Voltage vs Voltage Drop: Comparative Analysis

This article illustrates the key differences between voltage vs voltage drop. We often refer to voltage and voltage drop as the same entities. But the fact is that they are different and possess unique attributes.

Here are the basic differences between voltage vs voltage drop-

When voltage and voltage drop can be the same?

Voltage and voltage drop is slightly different from each other. When we talk about the voltage vs voltage drop across any component such as resistor, capacitor or inductor in a circuit, it is the same as the voltage across it.

Suppose, there are two resistors in a series configuration. A source voltage is fed to the circuit. The voltage is the supply voltage as well as the voltages through the individual resistors. But individual voltages will be the only voltage drops in the circuit. This applies for DC as well as AC circuits like RC, LR or RLC circuits.

Electric potential vs voltage

Electric potential is known as the energy per unit charge attained or lost when any charge flows from a particular point with zero electric  potential. Voltage is the potential difference between any two points.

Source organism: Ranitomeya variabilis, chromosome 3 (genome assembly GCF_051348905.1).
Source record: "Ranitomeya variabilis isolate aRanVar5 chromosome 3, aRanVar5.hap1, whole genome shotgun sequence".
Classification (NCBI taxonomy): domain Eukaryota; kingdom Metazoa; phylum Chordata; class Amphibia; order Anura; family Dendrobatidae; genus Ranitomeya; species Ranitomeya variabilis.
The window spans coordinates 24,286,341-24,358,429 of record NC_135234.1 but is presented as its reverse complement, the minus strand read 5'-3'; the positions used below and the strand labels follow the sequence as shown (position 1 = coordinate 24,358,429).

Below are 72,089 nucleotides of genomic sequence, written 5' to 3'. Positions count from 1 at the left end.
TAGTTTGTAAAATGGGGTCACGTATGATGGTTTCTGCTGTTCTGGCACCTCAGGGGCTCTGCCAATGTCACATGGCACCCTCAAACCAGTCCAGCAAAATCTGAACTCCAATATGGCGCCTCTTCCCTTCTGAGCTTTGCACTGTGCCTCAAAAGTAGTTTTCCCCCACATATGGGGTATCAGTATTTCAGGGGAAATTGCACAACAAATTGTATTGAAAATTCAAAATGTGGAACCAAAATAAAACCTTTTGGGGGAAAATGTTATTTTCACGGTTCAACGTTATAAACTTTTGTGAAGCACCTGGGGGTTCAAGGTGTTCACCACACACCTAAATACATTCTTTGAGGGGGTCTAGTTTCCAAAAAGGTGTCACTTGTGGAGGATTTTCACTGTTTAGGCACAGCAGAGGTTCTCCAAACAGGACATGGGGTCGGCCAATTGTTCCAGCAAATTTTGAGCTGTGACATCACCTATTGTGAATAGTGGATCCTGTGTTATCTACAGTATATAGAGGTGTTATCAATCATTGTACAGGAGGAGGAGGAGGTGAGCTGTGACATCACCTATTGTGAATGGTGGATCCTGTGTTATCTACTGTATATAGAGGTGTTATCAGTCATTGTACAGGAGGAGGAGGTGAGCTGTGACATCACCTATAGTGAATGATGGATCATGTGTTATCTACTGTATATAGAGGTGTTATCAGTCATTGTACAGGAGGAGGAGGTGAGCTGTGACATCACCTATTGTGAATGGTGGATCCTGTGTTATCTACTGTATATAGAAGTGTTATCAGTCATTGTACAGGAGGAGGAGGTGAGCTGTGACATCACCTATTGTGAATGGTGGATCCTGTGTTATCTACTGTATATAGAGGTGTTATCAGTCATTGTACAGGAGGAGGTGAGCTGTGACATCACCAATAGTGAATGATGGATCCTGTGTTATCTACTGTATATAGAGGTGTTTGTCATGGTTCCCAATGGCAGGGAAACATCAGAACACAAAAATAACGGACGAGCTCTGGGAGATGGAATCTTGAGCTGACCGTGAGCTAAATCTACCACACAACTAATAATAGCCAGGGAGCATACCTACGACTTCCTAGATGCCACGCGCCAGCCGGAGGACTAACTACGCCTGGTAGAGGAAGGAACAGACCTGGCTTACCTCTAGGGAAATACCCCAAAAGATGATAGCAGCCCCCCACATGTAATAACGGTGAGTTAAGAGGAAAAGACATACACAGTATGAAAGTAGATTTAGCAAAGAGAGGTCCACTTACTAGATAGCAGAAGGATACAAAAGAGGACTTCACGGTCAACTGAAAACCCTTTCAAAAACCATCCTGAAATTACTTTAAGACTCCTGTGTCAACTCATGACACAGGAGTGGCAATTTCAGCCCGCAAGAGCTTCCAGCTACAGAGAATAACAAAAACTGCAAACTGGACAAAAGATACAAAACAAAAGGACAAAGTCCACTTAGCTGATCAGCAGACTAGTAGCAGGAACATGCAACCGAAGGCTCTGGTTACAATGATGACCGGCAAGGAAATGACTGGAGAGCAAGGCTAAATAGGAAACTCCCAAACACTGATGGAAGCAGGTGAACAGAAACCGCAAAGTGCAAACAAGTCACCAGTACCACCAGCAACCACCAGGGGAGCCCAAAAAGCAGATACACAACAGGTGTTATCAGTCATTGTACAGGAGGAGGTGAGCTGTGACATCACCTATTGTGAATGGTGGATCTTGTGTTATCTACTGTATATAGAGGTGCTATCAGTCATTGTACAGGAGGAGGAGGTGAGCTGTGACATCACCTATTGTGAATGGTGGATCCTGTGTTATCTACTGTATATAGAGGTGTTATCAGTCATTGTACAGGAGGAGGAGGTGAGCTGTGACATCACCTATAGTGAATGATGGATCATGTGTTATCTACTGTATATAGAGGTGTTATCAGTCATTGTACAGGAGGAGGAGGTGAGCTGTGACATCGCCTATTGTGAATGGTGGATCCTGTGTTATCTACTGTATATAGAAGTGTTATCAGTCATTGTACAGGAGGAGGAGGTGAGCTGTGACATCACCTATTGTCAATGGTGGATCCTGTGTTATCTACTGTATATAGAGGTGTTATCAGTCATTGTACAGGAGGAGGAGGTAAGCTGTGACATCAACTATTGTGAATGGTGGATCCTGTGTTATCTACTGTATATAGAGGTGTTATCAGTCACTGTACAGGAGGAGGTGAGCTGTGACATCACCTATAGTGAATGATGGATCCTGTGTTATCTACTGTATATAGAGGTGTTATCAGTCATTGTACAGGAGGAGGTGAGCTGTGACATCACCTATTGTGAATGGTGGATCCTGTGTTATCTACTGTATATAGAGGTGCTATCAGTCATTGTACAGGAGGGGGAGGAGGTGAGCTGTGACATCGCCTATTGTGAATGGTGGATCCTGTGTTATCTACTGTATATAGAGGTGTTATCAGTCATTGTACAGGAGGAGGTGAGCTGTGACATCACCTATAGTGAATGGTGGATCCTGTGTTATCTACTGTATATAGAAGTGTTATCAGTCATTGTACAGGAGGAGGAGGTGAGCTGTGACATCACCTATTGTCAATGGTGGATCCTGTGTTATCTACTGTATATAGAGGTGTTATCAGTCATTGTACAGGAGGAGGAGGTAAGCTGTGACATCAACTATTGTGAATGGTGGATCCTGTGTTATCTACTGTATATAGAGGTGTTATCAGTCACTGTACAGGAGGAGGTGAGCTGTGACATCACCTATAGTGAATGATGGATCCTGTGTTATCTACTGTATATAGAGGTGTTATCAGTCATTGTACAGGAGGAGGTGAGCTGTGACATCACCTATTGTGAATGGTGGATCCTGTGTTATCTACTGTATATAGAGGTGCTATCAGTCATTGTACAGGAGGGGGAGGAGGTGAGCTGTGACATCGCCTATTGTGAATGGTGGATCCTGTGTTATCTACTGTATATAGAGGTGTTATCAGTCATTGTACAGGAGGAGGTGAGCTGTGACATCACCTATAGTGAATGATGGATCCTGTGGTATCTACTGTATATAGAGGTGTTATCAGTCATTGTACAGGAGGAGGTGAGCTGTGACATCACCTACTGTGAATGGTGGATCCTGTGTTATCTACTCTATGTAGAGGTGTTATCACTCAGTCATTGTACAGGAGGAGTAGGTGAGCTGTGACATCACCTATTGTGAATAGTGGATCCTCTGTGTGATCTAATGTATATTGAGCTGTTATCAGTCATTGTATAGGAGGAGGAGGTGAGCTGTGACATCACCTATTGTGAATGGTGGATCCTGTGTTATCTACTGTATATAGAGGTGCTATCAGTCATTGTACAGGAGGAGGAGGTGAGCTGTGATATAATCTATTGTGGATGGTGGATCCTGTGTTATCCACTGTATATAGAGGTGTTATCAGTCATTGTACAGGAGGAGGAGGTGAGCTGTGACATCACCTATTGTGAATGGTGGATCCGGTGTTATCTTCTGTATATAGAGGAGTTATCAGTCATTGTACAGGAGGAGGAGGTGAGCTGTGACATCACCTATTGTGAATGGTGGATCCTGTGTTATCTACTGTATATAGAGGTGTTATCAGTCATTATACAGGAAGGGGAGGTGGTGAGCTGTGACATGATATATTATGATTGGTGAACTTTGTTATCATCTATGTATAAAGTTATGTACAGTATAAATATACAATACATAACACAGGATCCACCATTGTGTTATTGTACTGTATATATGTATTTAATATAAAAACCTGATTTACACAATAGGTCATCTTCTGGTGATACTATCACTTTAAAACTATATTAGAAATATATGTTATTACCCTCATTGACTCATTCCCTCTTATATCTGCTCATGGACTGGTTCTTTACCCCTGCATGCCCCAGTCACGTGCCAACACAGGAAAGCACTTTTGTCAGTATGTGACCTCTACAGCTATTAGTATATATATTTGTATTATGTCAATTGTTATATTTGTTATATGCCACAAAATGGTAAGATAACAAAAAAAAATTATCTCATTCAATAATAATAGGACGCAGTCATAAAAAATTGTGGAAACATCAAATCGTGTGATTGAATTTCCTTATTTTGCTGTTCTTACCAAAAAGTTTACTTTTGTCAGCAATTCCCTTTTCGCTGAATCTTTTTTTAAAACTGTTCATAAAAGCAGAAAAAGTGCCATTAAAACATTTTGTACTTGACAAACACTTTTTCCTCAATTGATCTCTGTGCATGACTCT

Let us take an example. Suppose, the potential of an arbitrary point P relative to a fixed point B is 100 volts, and the potential of the point Q is said to be 120 volts. Then the voltage or potential difference between the points P and Q is (120-100) = 20 volt. Here 100 volt and 120 volt are the electric potentials but 20 volt is the voltage.

What are the reasons of voltage vs voltage drop in a circuit?

Voltage is a very basic property of charge. It is the driving force that moves the electrons from one point to another and changes magnitude. Voltage is generated through electro chemical reaction or magnetic induction.

Voltage drop is typically caused by the effect of resistors, capacitors and inductors in the circuit. When current flows through a closed circuit where these reactive elements are there, supply voltage decreases when current meets any element. The more the reactance, the more the voltage vs voltage drop.